The UNCLE SAM DIET is based on the new 2005 US Dietary Guidelines for Americans. Based on solid science, it's an eating style that you can stay with and thrive on. No gimmicks here, and no fads. Dr. Keith Ayoob, a registered dietitian and associate professor at the Albert Einstein College of Medicine in New York, uses the USDA's new dietary guidelines to design an eating plan based on good, wholesome foods. It's simple…it's safe…and it works!
* Lots of good foods—from all food groups–so you never feel hungry.
* Weekly menus for breakfast, lunch, dinner, and snacks–you can even have a latte or two!
* Huge, hungry man's servings of vegetables and fruits–every day.
* Delicious whole grains–muffins, breads, bagels and more.
* Nutritious snacks for hunger attacks
Got kids? Great! These guidelines are good for anyone age 2 and older.
The new Dietary Guidelines are chock-full of great changes for you and your family. Dr. Ayoob takes the "nutrition-ese" out of the government's gobbledygook and gives you meal plans and recipes that are easy to use and delicious. The result? This Uncle Sam is here to stay.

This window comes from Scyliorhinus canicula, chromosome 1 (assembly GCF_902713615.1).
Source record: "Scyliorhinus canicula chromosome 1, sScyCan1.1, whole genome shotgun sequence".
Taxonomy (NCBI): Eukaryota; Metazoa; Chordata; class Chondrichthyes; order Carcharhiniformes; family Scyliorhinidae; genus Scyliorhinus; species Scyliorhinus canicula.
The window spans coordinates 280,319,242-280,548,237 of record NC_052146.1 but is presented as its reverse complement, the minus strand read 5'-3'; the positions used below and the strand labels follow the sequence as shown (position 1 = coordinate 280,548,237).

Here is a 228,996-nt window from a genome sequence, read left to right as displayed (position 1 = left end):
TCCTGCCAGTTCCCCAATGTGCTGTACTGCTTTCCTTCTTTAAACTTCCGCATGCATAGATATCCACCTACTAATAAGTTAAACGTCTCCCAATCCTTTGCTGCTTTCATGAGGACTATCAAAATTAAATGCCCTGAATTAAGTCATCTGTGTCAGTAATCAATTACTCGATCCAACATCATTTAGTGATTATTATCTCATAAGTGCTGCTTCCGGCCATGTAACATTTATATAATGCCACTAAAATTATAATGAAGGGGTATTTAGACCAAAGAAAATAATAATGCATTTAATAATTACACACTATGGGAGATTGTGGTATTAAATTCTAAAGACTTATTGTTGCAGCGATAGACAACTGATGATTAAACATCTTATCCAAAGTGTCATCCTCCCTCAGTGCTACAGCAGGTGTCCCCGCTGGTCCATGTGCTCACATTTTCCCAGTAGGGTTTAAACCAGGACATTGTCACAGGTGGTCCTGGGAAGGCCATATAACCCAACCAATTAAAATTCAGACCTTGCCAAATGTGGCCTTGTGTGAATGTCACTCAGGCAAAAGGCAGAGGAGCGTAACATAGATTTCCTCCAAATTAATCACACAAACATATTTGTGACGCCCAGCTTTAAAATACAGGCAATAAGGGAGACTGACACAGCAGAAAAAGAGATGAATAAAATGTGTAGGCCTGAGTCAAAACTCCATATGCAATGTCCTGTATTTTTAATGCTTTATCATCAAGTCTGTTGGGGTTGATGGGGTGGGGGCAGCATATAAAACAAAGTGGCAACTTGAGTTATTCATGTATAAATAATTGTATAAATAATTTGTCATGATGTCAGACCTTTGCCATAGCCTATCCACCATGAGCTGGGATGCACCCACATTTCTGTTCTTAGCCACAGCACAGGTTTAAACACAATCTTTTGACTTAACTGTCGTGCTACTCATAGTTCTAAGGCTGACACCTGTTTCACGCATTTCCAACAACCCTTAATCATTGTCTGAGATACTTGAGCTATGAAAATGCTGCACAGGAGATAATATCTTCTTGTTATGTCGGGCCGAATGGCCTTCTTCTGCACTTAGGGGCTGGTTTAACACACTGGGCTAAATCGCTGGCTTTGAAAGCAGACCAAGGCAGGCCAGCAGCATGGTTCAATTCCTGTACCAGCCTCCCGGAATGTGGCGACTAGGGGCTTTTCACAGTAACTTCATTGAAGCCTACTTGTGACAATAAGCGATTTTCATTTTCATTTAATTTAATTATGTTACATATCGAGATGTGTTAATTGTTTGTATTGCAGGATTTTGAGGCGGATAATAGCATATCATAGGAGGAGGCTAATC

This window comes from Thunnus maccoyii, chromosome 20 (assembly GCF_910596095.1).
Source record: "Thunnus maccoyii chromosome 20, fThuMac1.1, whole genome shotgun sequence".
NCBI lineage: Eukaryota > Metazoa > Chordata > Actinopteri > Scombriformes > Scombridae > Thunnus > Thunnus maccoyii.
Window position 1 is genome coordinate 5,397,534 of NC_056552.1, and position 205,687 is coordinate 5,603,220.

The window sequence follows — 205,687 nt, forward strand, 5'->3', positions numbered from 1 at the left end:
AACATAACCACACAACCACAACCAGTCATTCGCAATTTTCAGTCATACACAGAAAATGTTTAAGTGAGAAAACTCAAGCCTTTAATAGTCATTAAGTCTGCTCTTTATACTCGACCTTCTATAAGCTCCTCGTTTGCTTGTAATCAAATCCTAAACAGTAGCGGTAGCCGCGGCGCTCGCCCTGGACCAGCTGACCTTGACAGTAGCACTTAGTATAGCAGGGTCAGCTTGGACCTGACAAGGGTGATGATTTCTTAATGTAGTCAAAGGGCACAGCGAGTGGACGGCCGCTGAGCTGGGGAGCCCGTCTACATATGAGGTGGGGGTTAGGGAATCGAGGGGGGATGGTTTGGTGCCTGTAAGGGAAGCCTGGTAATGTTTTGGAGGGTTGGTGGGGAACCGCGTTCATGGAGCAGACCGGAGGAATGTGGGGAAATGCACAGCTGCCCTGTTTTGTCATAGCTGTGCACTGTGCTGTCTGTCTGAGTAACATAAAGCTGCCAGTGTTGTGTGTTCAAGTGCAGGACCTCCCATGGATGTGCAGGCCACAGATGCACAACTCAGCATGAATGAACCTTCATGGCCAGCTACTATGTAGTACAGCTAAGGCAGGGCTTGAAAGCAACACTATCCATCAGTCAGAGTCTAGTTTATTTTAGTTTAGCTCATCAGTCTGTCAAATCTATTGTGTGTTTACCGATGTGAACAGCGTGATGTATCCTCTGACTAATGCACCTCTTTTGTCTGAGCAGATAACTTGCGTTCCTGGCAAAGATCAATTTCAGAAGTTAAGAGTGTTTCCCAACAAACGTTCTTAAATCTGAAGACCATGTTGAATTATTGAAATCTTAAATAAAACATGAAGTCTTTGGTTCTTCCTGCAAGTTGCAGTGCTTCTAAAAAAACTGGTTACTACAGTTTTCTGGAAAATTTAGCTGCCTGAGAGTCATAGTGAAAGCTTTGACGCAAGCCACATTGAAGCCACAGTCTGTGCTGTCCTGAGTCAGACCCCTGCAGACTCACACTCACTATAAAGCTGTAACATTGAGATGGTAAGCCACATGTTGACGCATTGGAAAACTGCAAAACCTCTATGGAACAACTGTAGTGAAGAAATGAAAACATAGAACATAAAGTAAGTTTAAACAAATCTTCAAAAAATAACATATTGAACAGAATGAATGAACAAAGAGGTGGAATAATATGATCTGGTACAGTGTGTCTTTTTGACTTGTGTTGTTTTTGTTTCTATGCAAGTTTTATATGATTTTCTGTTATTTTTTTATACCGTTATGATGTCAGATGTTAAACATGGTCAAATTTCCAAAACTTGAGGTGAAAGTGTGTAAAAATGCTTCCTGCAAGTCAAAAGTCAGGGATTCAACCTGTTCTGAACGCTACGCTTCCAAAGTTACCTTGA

"Obesity is a disease of excess–excess calories and excess sedentary activities. The cure is to balance calories in with calories out."–Keith Ayoob (quoted in IFIC, Food Insight, March/April 2003)
|Publisher:||St. Martin's Press|
|File size:||2 MB|
About the Author
DR. KEITH-THOMAS AYOOB is an associate clinical professor of pediatrics at the Albert Einstein College of Medicine in New York City, where he also directs the Nutrition Clinic at the Rose F. Kennedy Children's Evaluation and Rehabilitation Center. He has worked extensively with adults and children for over 20 years and spent nine years as a spokesperson for the American Dietetic Association. Dr. Ayoob regularly shares his science-based, consumer-friendly advice on The Today Show, Good Morning America, and the Food Network, among others, and his expertise is sought by food, healthcare, and non-profit organizations alike.
BARBARA HOFFMAN writes frequently about health, nutrition and more for the New York Post. She lives in New Jersey with her husband and son.